Manic (What does it feel like)

Manic

 Manic behavior, often considered to be a phase of bipolar disorder, is characterized by a time period of abnormally elevated, irritable, and labile mood. 

In this blog piece, we will discuss what manic behavior is, how it relates to bipolar disorder, symptoms, causes of manic behavior, diagnosis, and treatment.

What is Manic Behavior?

Manic behavior, or even manic episode, as some people refer to it, is when an individual has an abnormally elevated, irritable, and labile mood.

Though manic behavior may simply sound as a “good mood,” it is, however, a very exaggerated and expansive state of being.

This behavior typically lasts for at least one week, and is present most of the day and even sometimes nearly every day.

Not only does the individual feel elated during this time period, they also experience a sense of grandiosity and inflated self-esteem.

Furthermore, they have constant flights of ideas, to the point that they are often distractible. They also find that during these episodes they do not need sleep and are extremely goal oriented.

A manic episode of this type may be interspersed within periods of depression. 

Manic (What does it feel like)

How is manic behavior related to bipolar disorder?

Bipolar disorder is a disorder associated with episodes of mood swings.

In certain types of bipolar, bipolar II specifically, an individual fluctuates between episodes of depression and episodes of elation.

In other types of bipolar, bipolar I specifically, an individual only experiences episodes of significant elation. These episodes of significant elation, per se, can be considered manic behavior.

Manic behavior is therefore a part of bipolar disorder. 

Manic (What does it feel like)

What are the symptoms of manic behavior? 

Manic behavior is characterized by moods which are abnormally elevated, irritable, and labile.

The symptoms of manic behavior can also be physical, rather than just emotional. 

Common symptoms of manic behavior include:

·      Elevated, irritable, and labile mood

·      Good mood accompanied by disinhibition (wearing eccentric clothing)

·      No social boundaries

·      Increased energy/activity

·      Impulsivity

·      Poor judgement

·      Exaggerated self-confidence

·      Decreased need for sleep or food

·      Racing thoughts

·      Distractibility

·      Pressured and accelerated speech

Many of these symptoms require clarification since individuals may confuse manic tendencies with happiness and productivity.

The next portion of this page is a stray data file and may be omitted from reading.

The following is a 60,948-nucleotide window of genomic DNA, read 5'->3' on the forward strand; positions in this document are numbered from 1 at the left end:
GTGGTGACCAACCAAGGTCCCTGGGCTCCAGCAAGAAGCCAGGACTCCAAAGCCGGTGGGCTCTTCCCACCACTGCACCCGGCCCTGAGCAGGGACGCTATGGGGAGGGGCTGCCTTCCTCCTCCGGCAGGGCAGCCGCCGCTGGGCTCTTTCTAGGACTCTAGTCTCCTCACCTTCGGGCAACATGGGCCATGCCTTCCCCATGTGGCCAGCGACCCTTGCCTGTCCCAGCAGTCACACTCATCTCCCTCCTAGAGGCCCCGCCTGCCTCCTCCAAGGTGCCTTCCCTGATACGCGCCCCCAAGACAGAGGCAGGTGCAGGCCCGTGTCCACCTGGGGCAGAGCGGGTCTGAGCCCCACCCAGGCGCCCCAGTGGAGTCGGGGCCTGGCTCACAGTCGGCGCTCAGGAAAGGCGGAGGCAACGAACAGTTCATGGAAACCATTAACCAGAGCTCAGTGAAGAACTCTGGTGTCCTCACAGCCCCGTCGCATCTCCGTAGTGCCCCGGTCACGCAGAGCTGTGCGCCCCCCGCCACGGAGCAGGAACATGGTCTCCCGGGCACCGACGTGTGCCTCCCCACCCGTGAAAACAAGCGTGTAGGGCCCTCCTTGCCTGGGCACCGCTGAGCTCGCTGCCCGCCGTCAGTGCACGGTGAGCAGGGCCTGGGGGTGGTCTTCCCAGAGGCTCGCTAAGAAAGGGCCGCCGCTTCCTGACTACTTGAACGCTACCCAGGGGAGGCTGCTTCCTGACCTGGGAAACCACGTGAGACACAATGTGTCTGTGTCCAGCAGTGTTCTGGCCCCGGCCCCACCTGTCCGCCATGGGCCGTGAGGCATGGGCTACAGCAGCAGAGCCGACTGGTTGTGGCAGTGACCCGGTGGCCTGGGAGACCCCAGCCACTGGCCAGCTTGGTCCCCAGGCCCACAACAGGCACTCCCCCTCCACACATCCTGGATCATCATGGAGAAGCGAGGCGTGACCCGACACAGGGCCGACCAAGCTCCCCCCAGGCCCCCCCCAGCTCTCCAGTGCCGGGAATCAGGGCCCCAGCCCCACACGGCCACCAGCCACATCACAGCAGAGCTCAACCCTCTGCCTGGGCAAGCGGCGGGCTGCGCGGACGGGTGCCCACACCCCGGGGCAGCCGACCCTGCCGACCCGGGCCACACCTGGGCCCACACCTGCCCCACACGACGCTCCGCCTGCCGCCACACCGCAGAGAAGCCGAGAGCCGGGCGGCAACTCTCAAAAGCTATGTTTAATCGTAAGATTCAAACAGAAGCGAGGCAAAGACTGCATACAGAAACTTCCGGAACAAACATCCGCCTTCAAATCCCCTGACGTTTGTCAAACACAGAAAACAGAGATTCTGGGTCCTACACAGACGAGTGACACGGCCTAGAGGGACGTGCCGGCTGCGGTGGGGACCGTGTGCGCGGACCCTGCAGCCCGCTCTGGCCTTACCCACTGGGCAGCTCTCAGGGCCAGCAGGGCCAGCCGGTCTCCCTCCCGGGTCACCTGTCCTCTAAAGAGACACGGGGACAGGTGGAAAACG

Elevated, irritable, and labile mood: this is a core symptoms of mania. The mood is a “good mood” to the point that these individuals can be disinhibited.

They may undress in public, engage in flirtatious activity, and treat strangers as best friends.

They are in a state of mind where nothing but their happiness matters.

Increased energy and activity are other core symptoms of mania. The individual may become extremely goal oriented during these episodes.

They will also immediately start on the goal, usually not needed any sleep or food. This is extremely different from being productive.

These individuals have so much energy that they will often start on new business ventures, sexual activities, etc.

Again, these actions are often disinhibited and are not actions someone who is simply productive would engage in.

The goals are also often unachievable in that time span.

Some individuals will think they have the cure to cancer or cure to world hunger, etc. 

Along with having elevated mood and increased energy, these individuals also experience a newly found self-confidence.

They are confident in the fact that they can carry our all of their goals and view themselves in a very grandiose manner 

Cognitively speaking, the individual will often experience a flight of ideas and often racing ideas.

They will consistently get an influx of ideas of what to do next, what to create next, and new goals to focus on.

As for anyone, such an influx can be overwhelming and so these individuals are often very distractible.

They constantly shift from one idea to the other.

Manic (What does it feel like)